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    Multivitamin use increasing among women in North Carolina

    Raleigh, NC, January 09, 2012 —

    Multivitamin use among women in North Carolina has increased significantly according to recent survey results. The percentage of women ages 18-45 who reported taking a multivitamin daily rose from 38 percent in 2008 to 43 percent in 2010, according to the Behavioral Risk Factor Surveillance System survey conducted by the North Carolina State Center for Health Statistics.

    Taking a multivitamin is important for all women of childbearing age because it reduces their risk of having a pregnancy affected by a neural tube defect (NTD). If all women were to take 400 micrograms of folic acid every day, the amount found in most multivitamin supplements, then up to 70 percent of NTDs could be prevented. NTDs are birth defects which occur during the first month of pregnancy when the neural tube fails to close properly. The most common of these NTDs are spina bifida and anencephaly, which can cause permanent disability or infant death. Because the neural tube closes before most women know that they are pregnant, it is essential for women to start taking folic acid before pregnancy.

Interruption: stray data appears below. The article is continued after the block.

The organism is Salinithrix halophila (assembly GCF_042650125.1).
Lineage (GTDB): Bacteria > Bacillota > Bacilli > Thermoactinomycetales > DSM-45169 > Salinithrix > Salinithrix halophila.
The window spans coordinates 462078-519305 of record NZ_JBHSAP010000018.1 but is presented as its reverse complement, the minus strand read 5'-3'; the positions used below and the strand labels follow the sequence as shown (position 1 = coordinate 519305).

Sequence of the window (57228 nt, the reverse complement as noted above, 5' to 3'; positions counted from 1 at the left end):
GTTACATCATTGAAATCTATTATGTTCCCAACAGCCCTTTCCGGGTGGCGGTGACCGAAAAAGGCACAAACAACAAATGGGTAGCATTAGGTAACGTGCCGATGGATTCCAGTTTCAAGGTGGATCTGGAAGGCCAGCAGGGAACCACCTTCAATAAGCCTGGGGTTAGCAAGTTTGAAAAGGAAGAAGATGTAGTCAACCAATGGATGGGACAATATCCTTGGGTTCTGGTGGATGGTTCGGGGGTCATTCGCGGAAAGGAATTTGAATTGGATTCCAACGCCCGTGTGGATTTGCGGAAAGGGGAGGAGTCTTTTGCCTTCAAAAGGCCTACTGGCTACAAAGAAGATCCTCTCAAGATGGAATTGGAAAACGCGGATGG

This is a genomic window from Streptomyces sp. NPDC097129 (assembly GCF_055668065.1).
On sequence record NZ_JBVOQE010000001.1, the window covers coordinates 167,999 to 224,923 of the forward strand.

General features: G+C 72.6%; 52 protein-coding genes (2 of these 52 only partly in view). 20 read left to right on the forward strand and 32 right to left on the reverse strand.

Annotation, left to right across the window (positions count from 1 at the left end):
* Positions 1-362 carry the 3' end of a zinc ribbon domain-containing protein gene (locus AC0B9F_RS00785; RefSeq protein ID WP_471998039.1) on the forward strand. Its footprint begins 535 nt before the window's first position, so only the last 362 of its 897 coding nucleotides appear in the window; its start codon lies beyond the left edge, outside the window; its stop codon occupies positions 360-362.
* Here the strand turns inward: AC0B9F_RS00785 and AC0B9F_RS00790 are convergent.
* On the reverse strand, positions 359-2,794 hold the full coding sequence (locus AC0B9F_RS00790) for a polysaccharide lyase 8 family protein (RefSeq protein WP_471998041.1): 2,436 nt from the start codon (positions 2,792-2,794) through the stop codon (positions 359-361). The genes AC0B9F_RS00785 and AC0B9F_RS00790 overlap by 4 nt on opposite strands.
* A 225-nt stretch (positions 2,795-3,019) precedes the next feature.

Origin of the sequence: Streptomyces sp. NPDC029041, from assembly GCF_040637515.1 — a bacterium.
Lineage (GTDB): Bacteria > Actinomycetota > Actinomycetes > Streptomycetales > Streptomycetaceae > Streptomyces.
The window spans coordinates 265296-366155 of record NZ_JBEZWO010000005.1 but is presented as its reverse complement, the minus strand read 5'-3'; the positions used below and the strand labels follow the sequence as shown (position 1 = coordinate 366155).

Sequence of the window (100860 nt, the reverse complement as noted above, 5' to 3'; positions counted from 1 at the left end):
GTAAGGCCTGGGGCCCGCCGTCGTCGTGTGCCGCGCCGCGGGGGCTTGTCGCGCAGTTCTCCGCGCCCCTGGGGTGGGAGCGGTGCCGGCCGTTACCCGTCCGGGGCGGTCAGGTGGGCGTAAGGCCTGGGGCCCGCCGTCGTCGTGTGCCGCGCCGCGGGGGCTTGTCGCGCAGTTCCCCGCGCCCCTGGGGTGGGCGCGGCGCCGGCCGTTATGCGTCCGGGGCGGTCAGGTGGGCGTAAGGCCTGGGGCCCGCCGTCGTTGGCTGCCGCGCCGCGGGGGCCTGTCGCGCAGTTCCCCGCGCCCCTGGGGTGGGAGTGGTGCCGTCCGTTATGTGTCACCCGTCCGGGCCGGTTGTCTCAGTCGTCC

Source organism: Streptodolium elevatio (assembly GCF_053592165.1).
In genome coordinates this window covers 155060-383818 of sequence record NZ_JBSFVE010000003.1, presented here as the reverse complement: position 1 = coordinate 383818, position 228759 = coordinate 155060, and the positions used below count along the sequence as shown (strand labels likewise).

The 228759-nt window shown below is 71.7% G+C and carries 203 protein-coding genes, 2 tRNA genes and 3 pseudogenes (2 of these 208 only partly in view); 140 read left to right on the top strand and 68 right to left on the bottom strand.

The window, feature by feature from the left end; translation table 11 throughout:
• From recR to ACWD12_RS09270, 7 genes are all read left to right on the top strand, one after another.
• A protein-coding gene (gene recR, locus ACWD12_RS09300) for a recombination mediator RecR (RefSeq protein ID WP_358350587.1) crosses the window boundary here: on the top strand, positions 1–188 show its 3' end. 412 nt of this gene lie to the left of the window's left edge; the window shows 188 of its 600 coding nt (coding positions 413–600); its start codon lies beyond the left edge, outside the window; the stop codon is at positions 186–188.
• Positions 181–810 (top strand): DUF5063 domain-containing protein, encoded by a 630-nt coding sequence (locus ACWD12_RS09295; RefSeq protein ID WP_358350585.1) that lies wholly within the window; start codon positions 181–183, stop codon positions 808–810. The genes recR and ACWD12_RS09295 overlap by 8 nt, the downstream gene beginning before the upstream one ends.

North Carolina’s increase in multivitamin use may be attributed in part to the efforts of the March of Dimes North Carolina Preconception Health Campaign (NCPHC), the N.C. Department of Public Health’s Women’s Health Branch, the Fullerton Genetics Center, and other partnering agencies. Specifically, the Statewide Multivitamin Distribution Program, funded by the N.C. General Assembly in 2009, provided health departments and other safety net clinics with free multivitamins to give to low-income, non-pregnant women of childbearing age. As a result of the program, over 300,000 bottles of multivitamins were distributed in all 100 counties in North Carolina in 2010.